March 29, 2022

Local governments in South Korea have been asked to play a bigger role in the country’s food supply strategy.

Revisions made by South Korea’s ministry of agriculture, food and rural affairs (MAFRA) will require authorities to set up food policy goals and basic directions to ensure the sustainable procurement of food on a local level.

More money will also be invested into new food tech and sustainability projects under the major policy change.

Local authorities will also be responsible for analysing the current state of food, prioritising food supply and guaranteeing food availability for underprivileged residents.

The new amendments are expected to come into force in June 2022 under the country’s local Basic Framework Act on Agriculture, Rural Community and Food Industry.

MAFRA said that including local governments in the policy is expected to provide “a stable basis for local food plans and has been added to guarantee the availability of food for residents in all localities as well as to enhance the sustainability of the food system.”

A spokesperson added: “MAFRA believes that this will enhance the interest and responsibility of the state and local governments [ensuring] the provision of healthy and safe food in addition to providing a basis for the organisation of national and local expenses to support the establishment and implementation of local food projects.

“This is crucial and significant in securing stable nationwide implementation.”

According to MAFRA a regional food committee has been set up to discuss important topics related to the regional food plans.

A Food Integration Support Centre has also been formed for local authorities to manage the production, processing and distribution of local food products while also delegating necessary tasks, it added.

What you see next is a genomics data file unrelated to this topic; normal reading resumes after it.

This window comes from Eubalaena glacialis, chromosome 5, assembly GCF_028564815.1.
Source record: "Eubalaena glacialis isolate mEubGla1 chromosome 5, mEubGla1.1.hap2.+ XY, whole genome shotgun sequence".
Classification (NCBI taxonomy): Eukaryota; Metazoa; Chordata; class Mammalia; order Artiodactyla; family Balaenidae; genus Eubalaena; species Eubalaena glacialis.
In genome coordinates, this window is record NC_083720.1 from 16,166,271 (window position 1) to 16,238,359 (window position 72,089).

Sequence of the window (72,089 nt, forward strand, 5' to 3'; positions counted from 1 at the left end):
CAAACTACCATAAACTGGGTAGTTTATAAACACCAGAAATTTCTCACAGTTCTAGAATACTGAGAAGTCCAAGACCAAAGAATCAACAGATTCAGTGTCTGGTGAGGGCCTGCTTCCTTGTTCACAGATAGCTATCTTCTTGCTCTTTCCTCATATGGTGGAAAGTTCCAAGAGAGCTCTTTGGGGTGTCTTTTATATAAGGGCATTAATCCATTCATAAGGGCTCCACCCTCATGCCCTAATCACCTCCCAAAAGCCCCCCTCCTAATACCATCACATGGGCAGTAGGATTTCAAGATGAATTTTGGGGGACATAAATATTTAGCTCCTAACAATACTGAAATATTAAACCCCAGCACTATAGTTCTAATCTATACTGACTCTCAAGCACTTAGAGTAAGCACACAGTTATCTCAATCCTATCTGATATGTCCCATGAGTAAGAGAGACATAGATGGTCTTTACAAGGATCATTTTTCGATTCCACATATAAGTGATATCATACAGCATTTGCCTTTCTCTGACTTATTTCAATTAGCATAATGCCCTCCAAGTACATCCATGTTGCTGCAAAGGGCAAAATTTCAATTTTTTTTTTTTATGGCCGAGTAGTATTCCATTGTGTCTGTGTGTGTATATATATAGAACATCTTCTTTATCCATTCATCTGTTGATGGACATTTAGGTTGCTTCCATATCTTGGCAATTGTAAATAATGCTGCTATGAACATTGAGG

South Korea flag
Flag of South Korea. Credit: Daniel Bernard/Unsplash

South Korea has also announced almost £45.4 million (€54.07m) of funding for national food and agricultural R&D projects in 2022. The majority of the 12 approved projects will be focused on food system sustainability and food technology.

An export business strategy will apply for agri-good exports, eco-friendly powered technology for industrial machinery, agri-food exports, infrastructure and disaster response technology, commercialising technology and more.

Kim Young-soo, head of the science and technology policy team at MAFRA, said the policy aims to combine research from agricultural and food technology with other fields to make the best progress.

“This is the most effective strategy to achieve sustainable growth for the food and agriculture industry and to bring our research results to life for the general public in Korea,” he added.

South Korea has a population of 51.7 million and a GDP per capita of more than £23,000. The country continues to make a mark on the global alternative protein stage with both its food tech and manufacturing sectors announcing victories and new launches.

The Korea International Trade Association estimates that plant based meat will be more in demand than animal meat by 2040 with food tech companies scrambling to develop alternatives to conventional products. This has led to several major breakthroughs that are expected to influence the global alternative protein industry.

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